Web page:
Bakuman is back on its home turf with episode, and it really shows.
This is an arc that really shows off everything that Bakuman does so beautifully, yet it’s also a very interesting twist on old patterns. There have been few series over the last couple of years that have been able to summon up so much pure “shout at the screen” rooting interest in me, and deliver such perfectly executed cliffhangers. And there have been few characters who can influence events in the way Eiji does, by the sheer force of his talent and personality. In that sense, this challenge is as classic as Bakuman gets.
But the interesting twist for me is, this time I’m rooting against Ashirogi Muto for the first time, and pretty intensely too. It’s not that Takagi and Mashiro are doing anything wrong, but I’m 100% behind Niizuma here. I don’t want to see his amazing accomplishment – first place for 14 weeks in a row – foiled at the last by PCP. And I agree with the notion that he should be free to end Crow in a blaze of glory if he wants – and what a raging inferno this would be. He’s already fulfilled his commitment to Sasaki and then some, and foiled all challengers in the process – I think it would be a sad thing if all that were to be set aside at the last moment, even at the hands of the heroes of the series.
That’s very good storytelling – to give us the protagonists on the verge of achieving one of their greatest dreams, yet inspire (at least one) of us to root against them doing it. It all boils down, I think, to the way Eiji represents the ideals that Bakuman espouses so well – for him, the stronger his opponents are and the more they challenge him, the better he likes it. It’s pure (pardon me for calling up this term again) “martial spirit” – that Japanese notion that’s at the very heart of shounen manga. Just by the sheer force of his will, Niizuma has uplifted the quality of the magazine by inspiring all of the other authors and the editors to try and beat him. And so far, they haven’t.
Of course, in the end, it would have to come down to Ashirogi and Eiji duking it out. One by one the others fired and fell back – Takahama (nice to see him doing so well after Miura tried so hard to destroy his career) and Fukuda with their full cover-page color spreads and special arcs being the greatest threats. As is so often the case when it comes to Ashirogi, it’s Mashiro who has the greater field of vision than Takagi – when it comes to thinking of grand concepts in the world of manga, he truly possesses a greater sense than his writing partner. With his notion of an anti-hero character planted in mind, Takagi can then go ahead and do what he does best – figure out the details – and thus is born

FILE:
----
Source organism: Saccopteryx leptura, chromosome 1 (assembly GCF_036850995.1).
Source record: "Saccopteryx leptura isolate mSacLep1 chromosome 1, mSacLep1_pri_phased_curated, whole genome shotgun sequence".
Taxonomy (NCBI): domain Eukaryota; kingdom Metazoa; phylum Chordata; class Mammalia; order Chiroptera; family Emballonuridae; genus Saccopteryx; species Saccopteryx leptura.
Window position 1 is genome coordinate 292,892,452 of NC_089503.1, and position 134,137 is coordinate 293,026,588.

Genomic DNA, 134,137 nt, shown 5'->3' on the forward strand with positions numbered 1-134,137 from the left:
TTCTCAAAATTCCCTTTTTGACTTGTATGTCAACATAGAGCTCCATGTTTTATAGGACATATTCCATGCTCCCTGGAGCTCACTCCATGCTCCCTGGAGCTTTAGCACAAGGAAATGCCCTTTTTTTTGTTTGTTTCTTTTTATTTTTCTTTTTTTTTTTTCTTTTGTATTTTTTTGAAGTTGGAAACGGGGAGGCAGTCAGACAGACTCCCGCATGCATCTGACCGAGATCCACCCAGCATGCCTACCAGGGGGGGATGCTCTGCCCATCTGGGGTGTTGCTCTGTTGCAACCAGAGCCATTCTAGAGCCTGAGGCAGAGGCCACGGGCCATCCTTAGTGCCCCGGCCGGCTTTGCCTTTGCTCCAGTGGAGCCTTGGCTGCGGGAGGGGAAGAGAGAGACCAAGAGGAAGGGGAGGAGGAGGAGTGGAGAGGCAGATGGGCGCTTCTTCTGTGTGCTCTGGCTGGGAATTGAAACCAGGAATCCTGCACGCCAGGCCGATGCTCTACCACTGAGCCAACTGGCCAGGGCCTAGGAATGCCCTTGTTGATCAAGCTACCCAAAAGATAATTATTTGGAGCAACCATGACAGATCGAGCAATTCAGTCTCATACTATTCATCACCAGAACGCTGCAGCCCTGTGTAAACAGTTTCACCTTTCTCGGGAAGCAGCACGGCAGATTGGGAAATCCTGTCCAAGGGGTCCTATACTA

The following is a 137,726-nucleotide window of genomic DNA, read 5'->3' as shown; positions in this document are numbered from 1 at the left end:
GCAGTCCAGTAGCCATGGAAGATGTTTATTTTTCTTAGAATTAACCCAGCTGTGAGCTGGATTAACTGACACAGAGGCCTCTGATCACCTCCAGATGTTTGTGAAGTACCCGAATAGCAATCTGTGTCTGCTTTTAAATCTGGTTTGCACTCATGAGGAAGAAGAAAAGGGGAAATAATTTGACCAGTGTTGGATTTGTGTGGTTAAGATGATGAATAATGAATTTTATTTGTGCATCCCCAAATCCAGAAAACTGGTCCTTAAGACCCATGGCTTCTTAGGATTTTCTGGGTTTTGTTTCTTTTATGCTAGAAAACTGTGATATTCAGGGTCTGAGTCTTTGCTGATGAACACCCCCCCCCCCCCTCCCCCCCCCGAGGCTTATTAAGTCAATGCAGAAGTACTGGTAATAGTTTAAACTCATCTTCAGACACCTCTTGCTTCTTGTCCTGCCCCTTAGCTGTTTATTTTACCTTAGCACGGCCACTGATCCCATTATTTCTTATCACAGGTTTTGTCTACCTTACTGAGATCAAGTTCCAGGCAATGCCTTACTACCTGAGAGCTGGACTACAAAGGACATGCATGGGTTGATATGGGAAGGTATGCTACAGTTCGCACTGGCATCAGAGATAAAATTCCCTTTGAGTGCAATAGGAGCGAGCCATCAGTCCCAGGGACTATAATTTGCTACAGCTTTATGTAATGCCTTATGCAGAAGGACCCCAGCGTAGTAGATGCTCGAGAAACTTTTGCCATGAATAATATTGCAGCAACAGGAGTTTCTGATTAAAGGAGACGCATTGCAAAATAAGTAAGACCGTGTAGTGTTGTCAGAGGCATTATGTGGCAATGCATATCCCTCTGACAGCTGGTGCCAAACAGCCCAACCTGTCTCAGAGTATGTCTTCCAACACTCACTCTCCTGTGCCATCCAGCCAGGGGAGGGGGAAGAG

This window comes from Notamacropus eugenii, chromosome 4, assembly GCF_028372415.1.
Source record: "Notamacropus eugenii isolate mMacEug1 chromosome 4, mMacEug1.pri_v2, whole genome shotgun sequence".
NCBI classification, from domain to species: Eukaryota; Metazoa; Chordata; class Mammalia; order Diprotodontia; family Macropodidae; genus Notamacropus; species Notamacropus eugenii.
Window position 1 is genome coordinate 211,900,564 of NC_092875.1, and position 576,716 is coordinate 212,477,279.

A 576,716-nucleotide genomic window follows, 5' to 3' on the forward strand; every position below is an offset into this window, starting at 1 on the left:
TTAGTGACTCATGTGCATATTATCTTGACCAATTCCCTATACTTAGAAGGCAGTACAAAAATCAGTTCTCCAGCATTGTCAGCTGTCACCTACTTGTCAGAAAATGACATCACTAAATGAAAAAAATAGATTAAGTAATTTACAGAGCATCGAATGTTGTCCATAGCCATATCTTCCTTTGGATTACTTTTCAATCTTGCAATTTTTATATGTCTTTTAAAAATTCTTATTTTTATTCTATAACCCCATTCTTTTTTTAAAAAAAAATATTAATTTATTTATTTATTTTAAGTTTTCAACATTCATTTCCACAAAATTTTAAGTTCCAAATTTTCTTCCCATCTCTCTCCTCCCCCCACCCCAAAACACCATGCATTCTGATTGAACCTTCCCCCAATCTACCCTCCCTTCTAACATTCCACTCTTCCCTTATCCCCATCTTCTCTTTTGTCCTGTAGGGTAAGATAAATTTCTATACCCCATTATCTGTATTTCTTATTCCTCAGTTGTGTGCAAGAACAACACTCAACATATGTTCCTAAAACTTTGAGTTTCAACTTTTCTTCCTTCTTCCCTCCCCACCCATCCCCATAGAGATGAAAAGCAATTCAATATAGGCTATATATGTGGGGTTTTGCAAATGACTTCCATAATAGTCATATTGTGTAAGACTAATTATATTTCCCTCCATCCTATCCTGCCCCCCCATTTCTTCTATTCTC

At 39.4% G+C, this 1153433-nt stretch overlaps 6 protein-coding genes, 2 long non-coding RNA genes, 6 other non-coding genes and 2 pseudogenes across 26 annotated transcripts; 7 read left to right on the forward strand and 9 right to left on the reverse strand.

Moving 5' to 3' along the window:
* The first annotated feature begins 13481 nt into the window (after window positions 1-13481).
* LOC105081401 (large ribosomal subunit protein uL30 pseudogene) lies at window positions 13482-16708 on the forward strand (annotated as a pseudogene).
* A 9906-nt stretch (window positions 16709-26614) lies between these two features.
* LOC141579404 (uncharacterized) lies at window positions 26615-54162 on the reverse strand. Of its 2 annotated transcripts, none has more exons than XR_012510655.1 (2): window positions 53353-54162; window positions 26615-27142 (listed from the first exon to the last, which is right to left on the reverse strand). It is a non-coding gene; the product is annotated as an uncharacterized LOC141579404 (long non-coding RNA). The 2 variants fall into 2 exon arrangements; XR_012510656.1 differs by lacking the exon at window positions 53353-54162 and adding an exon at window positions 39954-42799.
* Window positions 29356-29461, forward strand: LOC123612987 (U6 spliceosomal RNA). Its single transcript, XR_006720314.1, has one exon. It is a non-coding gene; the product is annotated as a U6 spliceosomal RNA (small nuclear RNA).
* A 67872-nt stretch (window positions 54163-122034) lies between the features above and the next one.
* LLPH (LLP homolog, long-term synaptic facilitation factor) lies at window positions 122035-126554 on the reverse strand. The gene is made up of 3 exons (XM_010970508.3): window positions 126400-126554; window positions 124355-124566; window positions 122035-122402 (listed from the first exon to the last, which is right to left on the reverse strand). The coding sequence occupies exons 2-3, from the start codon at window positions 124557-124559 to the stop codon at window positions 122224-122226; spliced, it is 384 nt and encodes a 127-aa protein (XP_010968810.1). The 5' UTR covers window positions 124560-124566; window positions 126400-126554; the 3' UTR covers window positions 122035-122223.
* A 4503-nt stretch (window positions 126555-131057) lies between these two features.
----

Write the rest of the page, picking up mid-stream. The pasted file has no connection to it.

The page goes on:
The upshot of all this, in fact, may not be in beating Eiji but in field-testing the big idea behind Ashirogi’s next project, the much-touted “unorthodox battle manga” – the one that I suspect will get Ashirogi their #1 ranking and their anime at last. Mashiro is 100% right that it would be pointless to try and unseat Niizuma with anything conventional, because he’s unbeatable on that turf – but that’s both Niizuma’s great strength and weakness. His manga are conventional battle manga, a perfect fit for Jack, but if something truly different comes along that’s good enough, it can make even Niizuma’s work look ordinary. That;s why he respects and admires Ashirogi so much, because he sees in them the potential to do just that – and as a manga fan, more than anything I think he just wants to be able to read the manga that’s good enough to make his own work pale in comparison.
I like the fact that this episode took the time to show us the editors debating the merits of what Eiji is trying to do – even tossing the term “corporate stooge” into the mix – though I wish it had gone into that debate with even more depth. It’s interesting to wonder where we go from here, with 11 episodes left to go. Obviously this arc will end next week or the week after, either with Ashirogi winning the challenge or not. If indeed they do and Eiji is forced to continue Crow, that would seem to make his character arc somewhat anti-climactic (which is why I suspect that won’t happen). If Eiji wins, we get to focus on what he comes up with as a follow-up for Crow. And of course there’s Ashirogi and how they finish PCP and follow up with whatever’s next – it would seem we’re in a rush to beat the clock on that one, because that’s a storyline that seems as if it could easily take up most of a season.